by, 05-27-2012 at 04:43 AM (901 Views)
It was about an hour into a supposed 20 minute mountain bike ride that I began to wonder if this trail would ever end. Half the time I was off the bike pushing it uphill sweating and breathing hard. The other half of the time I was hurtling down the sides of cliffs white knuckling it with the bike rattling down rocky steps of the rutted and worn path.
I was grateful at least for that, the path was pretty clear, well not so clear that I was reaching the 1 and a half hour time mark on this 20 minute loop trail. I was actually passed by twice by the same cyclist at that point. I couldn't believe he lapped me and told him so.
He was a real mountain biker with the matching spandex outfit, camel back hydration unit on his back and special super shock absorber bicycle. He said he realized that I was way out of my league on that trail and came by to check up on me ( more like identify the body so he could tell the Ranger what mesa I fell off of.)
His other companions asked if I needed anything and I said I was fine. They were genuinely concerned. They encouraged me and said I was halfway there. HALFWAY!?
No longer playfully stopping to take pictures of butterflies and flowers I began to panic. I had two sips of water left and I was in over my head. I'm sure the city bike and the yoga pants were a dead giveaway. I mustered and continued my now grueling journey onward. Perhaps I should say upward.
While the valley plunges were exhilarating with bone rattling ferocity, the uphill climbs were a hot messy drain.The authentic cyclists peddled upward along the twisting path like spandex clad gladiators leaving me in their superior dust. I barely managed to push the bike up a foot at a time, breathing heavy and sweating.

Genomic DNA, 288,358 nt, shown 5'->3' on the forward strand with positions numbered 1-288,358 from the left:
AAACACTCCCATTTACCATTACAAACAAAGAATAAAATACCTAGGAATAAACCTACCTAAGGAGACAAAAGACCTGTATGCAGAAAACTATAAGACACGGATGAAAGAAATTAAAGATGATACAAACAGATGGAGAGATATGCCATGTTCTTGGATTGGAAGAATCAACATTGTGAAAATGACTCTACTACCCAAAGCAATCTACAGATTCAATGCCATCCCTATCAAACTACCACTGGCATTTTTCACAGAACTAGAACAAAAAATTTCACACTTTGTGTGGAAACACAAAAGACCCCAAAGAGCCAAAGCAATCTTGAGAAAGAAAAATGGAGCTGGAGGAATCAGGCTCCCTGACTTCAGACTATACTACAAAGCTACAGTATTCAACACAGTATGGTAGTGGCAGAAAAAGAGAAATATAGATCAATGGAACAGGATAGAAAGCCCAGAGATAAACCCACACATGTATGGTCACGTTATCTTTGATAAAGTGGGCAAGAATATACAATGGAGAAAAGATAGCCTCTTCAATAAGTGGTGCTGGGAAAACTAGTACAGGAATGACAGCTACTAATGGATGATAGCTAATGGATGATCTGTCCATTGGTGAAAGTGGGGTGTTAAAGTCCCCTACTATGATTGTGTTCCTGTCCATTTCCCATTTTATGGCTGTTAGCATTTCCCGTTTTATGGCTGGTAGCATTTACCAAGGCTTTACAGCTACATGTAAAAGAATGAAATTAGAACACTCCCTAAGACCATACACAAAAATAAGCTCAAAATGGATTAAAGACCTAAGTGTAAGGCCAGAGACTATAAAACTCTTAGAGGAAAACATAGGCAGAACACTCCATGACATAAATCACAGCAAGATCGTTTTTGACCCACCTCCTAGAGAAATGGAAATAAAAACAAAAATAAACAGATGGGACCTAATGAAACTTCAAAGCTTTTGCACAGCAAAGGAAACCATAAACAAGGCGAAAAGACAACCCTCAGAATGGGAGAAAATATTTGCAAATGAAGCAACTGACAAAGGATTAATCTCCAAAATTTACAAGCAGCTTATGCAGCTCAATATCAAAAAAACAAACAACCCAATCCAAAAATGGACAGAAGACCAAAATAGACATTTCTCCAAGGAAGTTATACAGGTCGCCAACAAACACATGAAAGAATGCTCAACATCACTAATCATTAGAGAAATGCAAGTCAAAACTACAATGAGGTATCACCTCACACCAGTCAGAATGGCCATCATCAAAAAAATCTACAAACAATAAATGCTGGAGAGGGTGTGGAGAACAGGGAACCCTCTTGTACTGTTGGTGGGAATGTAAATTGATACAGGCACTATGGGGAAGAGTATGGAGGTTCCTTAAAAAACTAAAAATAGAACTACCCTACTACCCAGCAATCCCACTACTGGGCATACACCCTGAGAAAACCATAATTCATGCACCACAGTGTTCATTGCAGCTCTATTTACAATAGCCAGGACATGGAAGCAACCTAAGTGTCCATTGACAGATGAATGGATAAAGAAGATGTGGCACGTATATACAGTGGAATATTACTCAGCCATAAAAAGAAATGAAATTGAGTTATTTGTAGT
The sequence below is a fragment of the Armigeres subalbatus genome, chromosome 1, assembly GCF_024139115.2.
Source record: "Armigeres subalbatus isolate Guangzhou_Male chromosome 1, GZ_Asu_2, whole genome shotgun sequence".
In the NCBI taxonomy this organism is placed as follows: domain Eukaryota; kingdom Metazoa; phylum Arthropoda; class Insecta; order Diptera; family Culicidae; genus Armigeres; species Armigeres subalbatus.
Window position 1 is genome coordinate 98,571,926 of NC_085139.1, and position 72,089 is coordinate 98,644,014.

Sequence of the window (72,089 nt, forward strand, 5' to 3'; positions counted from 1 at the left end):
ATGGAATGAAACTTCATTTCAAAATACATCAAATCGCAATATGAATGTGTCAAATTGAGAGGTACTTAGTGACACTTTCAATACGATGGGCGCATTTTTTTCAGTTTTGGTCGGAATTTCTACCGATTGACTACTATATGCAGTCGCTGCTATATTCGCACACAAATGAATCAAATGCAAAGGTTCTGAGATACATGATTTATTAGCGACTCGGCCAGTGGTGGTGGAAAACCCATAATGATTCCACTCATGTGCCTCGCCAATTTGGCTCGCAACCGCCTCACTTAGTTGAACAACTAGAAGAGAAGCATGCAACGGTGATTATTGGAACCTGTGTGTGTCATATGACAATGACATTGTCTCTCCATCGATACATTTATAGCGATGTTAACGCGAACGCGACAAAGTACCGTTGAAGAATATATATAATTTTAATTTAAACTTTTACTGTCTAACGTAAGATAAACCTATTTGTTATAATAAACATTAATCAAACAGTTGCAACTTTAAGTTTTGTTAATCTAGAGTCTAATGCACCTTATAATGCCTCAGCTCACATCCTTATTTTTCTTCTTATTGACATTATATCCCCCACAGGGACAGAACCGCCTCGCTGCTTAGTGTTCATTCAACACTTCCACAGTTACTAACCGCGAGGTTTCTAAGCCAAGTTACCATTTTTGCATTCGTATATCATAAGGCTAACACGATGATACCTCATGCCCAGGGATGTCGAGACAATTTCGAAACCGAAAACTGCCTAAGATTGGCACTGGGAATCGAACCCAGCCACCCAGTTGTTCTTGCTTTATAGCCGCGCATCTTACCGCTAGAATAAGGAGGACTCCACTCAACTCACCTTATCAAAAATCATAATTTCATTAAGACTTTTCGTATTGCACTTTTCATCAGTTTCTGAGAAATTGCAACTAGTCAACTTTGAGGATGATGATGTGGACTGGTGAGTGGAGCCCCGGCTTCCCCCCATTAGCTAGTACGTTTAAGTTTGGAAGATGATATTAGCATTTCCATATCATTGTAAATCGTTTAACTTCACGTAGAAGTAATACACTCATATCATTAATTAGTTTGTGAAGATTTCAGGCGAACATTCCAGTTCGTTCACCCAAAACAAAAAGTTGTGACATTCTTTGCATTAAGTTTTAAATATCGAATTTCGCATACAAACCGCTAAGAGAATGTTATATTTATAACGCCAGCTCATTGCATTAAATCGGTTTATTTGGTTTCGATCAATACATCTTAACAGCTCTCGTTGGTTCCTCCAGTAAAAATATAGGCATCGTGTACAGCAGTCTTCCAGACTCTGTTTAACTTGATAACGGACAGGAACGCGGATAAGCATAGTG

Sweating was good right?! I mean you aren't supposed to panic until you stop sweating. Jeez, I hope I don't have to end up in some gross survival situation where I have to drink my pee. It was at that deliriously exhausted moment that I secretly hoped a snake would bite me and kill me before I had to drink pee.
I was alone now, not even the faint trace of dust in the air from the other bikers to keep me company. I was peddling so slowly that the butterflies were mocking me by flying circles through the spokes and laughing. I guess I wasn't entirely alone if you count the butterflies...and the buzzards!? Are you kidding me! F#cking buzzards doing areal reconacence on me as I gasped my way along this grossly under marked biking trail.
I'm still moving you rude bastards! I yelled at the buzzards. OK, I'm not really moving but I am resting and breathing! I shook my fists at them and said REALLY?! I kept my sense of humor by thinking of all the survival stuff I could like drinking pee, eating bugs ( yeah, not so cocky now you little punk butterflies.)